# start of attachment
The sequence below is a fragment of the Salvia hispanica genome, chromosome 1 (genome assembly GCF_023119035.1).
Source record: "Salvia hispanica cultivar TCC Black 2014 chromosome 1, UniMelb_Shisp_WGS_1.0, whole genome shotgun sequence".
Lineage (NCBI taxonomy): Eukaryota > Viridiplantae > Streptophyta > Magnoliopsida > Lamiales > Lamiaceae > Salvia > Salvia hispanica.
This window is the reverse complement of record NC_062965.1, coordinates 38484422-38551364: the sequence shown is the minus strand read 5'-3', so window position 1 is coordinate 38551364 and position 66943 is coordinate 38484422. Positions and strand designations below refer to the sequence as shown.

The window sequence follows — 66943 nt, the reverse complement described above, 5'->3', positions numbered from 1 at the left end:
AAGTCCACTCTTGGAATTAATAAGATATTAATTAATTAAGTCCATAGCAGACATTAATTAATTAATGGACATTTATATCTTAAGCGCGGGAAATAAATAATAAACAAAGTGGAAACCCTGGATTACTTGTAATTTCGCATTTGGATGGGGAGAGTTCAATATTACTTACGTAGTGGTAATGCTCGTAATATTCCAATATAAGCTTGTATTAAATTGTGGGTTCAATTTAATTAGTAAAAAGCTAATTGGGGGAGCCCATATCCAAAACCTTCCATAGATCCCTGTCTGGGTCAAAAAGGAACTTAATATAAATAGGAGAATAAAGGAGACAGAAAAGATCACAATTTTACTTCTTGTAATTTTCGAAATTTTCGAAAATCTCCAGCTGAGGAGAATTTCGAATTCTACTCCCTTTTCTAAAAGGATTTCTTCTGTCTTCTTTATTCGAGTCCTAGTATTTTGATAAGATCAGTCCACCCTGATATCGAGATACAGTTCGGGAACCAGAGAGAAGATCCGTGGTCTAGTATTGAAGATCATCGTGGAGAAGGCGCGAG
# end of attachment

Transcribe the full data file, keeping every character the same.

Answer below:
The sequence below is a fragment of the Salvia hispanica genome, chromosome 1 (genome assembly GCF_023119035.1).
Source record: "Salvia hispanica cultivar TCC Black 2014 chromosome 1, UniMelb_Shisp_WGS_1.0, whole genome shotgun sequence".
Lineage (NCBI taxonomy): Eukaryota > Viridiplantae > Streptophyta > Magnoliopsida > Lamiales > Lamiaceae > Salvia > Salvia hispanica.
This window is the reverse complement of record NC_062965.1, coordinates 38484422-38551364: the sequence shown is the minus strand read 5'-3', so window position 1 is coordinate 38551364 and position 66943 is coordinate 38484422. Positions and strand designations below refer to the sequence as shown.

The window sequence follows — 66943 nt, the reverse complement described above, 5'->3', positions numbered from 1 at the left end:
AAGTCCACTCTTGGAATTAATAAGATATTAATTAATTAAGTCCATAGCAGACATTAATTAATTAATGGACATTTATATCTTAAGCGCGGGAAATAAATAATAAACAAAGTGGAAACCCTGGATTACTTGTAATTTCGCATTTGGATGGGGAGAGTTCAATATTACTTACGTAGTGGTAATGCTCGTAATATTCCAATATAAGCTTGTATTAAATTGTGGGTTCAATTTAATTAGTAAAAAGCTAATTGGGGGAGCCCATATCCAAAACCTTCCATAGATCCCTGTCTGGGTCAAAAAGGAACTTAATATAAATAGGAGAATAAAGGAGACAGAAAAGATCACAATTTTACTTCTTGTAATTTTCGAAATTTTCGAAAATCTCCAGCTGAGGAGAATTTCGAATTCTACTCCCTTTTCTAAAAGGATTTCTTCTGTCTTCTTTATTCGAGTCCTAGTATTTTGATAAGATCAGTCCACCCTGATATCGAGATACAGTTCGGGAACCAGAGAGAAGATCCGTGGTCTAGTATTGAAGATCATCGTGGAGAAGGCGCGAG